Alex: it’s a different world it’s a different world than 97
Michael Polish: yeah it’s a different world it’s a real different time and the idea of not been so corrected……….
Alex: right exactly and you know it’s a shame because I mean I grew up ahh we both similar vintages so we both grew up during the same time period so I remember when Disney and Warners they would put a $10million movie or a $15million movie and you know that comedy like Donald, Beverly Hills back in the 80s like what about Bob ahhh that kind of movies and they just don’t exist anymore it’s like either its under 5 million or a 100? Its like rare to see anything else
Michael Polish: yeah they really put that biggest mentality of betting, betting big all the time you know that Nicole and Day my business they just got away from which you know its understandable when you are in a corporation but its not understandable when you are a filmmaker
Alex: right exactly and I think ahh you know I think that Mr superman is one of those examples right now that they’ve bet a farm out in there they’ll do ok at the end of the day but I don’t think it’s what they expected it to be its not paying off its not paying off exactly that way it should and what billboard said you know the impression of the Hollywood stuff like you know a studio can only do imagine if Batman or Superman made a $100million like it could it would cripple a company it could shut down a studio and says a few more of those happens and it would I think it will happen you agree with me? At one point or another, someone is gonna make enough mistakes that you know it gonna ……………
Michael Polish: well ah I’ve always said when was a $100million something that was a bad thing?
Alex: (laughing so loud) ita ah like they would be extremely set a $100million if that movie was a $100million
Michael Polish: yeah when was a $100million a failure?
Alex: well when it cost $400
Michael Polish: and then you have to look at the people ….. the finger point is that it goes back to the person that is spending the money that you know having said that you look at the film that does require a lot of money to make like the marshall the spectacular look at it was it felt like we were you know it felt like the experience of a child even the movies that were delayed I just thought you were there
Alex: yeah yeah I’ve been blasted one or two one for $5million so I won a $150million in that movie you know with that and you know literally do what he does you know that’s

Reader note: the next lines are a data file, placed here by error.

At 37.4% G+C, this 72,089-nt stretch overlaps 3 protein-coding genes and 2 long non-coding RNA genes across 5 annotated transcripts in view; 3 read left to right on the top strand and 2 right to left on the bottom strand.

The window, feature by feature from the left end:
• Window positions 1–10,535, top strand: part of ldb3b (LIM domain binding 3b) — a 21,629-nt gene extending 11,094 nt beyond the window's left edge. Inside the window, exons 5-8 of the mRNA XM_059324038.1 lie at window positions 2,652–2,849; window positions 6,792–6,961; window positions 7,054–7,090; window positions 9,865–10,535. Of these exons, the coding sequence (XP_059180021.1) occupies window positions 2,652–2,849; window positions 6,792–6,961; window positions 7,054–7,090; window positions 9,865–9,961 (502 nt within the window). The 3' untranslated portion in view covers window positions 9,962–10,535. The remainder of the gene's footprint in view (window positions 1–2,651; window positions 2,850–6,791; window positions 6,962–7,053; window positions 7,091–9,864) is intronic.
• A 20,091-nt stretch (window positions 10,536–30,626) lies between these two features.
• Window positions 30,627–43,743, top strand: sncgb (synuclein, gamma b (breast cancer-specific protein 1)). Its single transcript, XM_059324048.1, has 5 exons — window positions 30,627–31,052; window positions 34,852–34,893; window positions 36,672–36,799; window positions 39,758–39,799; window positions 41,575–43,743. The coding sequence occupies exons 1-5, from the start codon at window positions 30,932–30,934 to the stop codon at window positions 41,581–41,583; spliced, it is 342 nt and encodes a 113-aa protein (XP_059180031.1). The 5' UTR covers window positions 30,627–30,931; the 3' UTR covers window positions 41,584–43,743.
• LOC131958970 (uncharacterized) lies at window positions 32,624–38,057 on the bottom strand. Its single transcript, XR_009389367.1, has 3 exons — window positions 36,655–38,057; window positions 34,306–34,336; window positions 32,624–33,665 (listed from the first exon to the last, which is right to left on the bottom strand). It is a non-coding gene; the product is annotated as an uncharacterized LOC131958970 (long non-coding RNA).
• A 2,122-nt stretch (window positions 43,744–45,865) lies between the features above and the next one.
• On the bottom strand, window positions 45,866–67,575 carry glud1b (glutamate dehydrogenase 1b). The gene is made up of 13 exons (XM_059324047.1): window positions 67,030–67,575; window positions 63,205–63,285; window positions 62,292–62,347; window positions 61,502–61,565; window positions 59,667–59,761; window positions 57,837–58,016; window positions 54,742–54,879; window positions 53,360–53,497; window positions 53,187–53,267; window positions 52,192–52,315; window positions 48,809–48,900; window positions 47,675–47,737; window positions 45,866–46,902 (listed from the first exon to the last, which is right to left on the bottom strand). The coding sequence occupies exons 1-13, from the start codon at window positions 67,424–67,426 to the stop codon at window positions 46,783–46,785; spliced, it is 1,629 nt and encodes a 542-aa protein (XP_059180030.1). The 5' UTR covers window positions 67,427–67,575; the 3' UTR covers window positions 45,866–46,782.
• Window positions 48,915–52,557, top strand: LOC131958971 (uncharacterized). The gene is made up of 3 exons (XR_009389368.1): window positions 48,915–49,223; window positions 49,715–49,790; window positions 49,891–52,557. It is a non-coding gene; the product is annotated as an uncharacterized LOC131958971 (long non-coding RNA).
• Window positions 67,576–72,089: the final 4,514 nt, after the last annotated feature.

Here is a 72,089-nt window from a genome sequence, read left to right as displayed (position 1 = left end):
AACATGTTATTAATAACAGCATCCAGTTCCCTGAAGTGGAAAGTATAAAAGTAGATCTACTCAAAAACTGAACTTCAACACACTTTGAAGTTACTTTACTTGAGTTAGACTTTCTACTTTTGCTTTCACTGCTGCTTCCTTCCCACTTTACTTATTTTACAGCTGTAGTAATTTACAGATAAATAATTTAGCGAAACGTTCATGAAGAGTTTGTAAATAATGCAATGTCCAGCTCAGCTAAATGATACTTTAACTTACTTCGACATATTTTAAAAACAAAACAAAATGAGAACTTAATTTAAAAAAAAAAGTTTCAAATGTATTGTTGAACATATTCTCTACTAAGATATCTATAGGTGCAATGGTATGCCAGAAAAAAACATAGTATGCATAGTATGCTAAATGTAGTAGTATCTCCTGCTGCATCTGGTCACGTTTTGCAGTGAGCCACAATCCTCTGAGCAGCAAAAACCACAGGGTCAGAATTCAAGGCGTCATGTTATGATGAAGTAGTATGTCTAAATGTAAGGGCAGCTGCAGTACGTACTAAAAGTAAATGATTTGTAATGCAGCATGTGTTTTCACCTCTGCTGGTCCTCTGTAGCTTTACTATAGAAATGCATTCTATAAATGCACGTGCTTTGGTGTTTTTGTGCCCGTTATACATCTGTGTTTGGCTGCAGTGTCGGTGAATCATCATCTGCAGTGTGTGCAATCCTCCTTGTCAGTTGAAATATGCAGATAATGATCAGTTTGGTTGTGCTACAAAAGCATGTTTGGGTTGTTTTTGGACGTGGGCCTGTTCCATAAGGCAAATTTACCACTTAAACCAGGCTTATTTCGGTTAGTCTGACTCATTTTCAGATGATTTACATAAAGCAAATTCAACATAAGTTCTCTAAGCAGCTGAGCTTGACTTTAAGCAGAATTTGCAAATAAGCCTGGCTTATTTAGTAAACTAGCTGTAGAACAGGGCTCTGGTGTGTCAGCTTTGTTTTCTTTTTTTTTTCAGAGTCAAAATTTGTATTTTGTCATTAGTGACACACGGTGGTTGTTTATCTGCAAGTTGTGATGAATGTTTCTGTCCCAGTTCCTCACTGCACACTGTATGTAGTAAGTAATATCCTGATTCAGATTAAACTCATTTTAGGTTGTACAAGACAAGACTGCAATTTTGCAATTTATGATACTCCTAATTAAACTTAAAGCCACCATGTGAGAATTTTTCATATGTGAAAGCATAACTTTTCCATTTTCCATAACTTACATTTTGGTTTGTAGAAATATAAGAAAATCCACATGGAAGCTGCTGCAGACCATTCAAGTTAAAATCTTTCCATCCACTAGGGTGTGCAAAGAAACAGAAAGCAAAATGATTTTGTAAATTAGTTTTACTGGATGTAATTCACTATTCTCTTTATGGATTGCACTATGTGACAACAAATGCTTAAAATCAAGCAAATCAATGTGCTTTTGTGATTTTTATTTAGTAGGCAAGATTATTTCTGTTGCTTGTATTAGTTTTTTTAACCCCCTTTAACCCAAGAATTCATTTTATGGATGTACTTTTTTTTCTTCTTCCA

Michael Polish: yeah yeah I mean you look at fury road and you see every penny on the screen and more so because it pays forward in a way that it’s an experience of all that mad max film did they gave all of that award and they gave you it made you pay all that attention to another work.
Alex: absolutely and that a fairy it should be called fairy also
Michael Polish: yeah yeah
Alex: if you know so (laughing) Max says like 5 words in the whole movie
Michael Polish: Yeah yeah
Alex: but the thing that is most amazing to me about that specific movie I was just gigging out for a second the most amazing thing about mad max is that this whole younger generation had no idea that I think with a 70year old plus director made that he is the hip and visually stimulating as any younger director out there if not more so
Michael Polish: yeah yeah I believe I believe you know those are the films that got me into filmmaking it was the mad max the original of it coming out in Australia I actually watched with HBO just was a brand new home box office channel there two of them and they snoozed through show time
Michael Polish: …. Cinemax and HBO and they show Mad Max probably 6 times a day I watched it
Alex: and then the other times they were playing Terminator and it was far worst (laughing)
Michael Polish: yeah yeah and then what was fascinating was how much I learned you know it was basically a man with no name situation going into this work which is very serious and that I would have to say you know and then I watched the crew I really watched the crew with Mel Gibson and what he was doing because he ended up turning out to be a wonderful filmmaker
Alex: oh what I mean Brave Heart
Michael Polish: yeah
Alex: and even the other movie right after amm ammm
Michael Polish: the apocalypto
Alex: yeah that’s the one
Micahel: Apocalypto is a feast
Alex: it is a visual feast that movie it is a wonderful wonderful stuff amm so I was gonna ask you you’ve worked with some legendary actors what advice would you have for directors when they are working with very seasoned actors?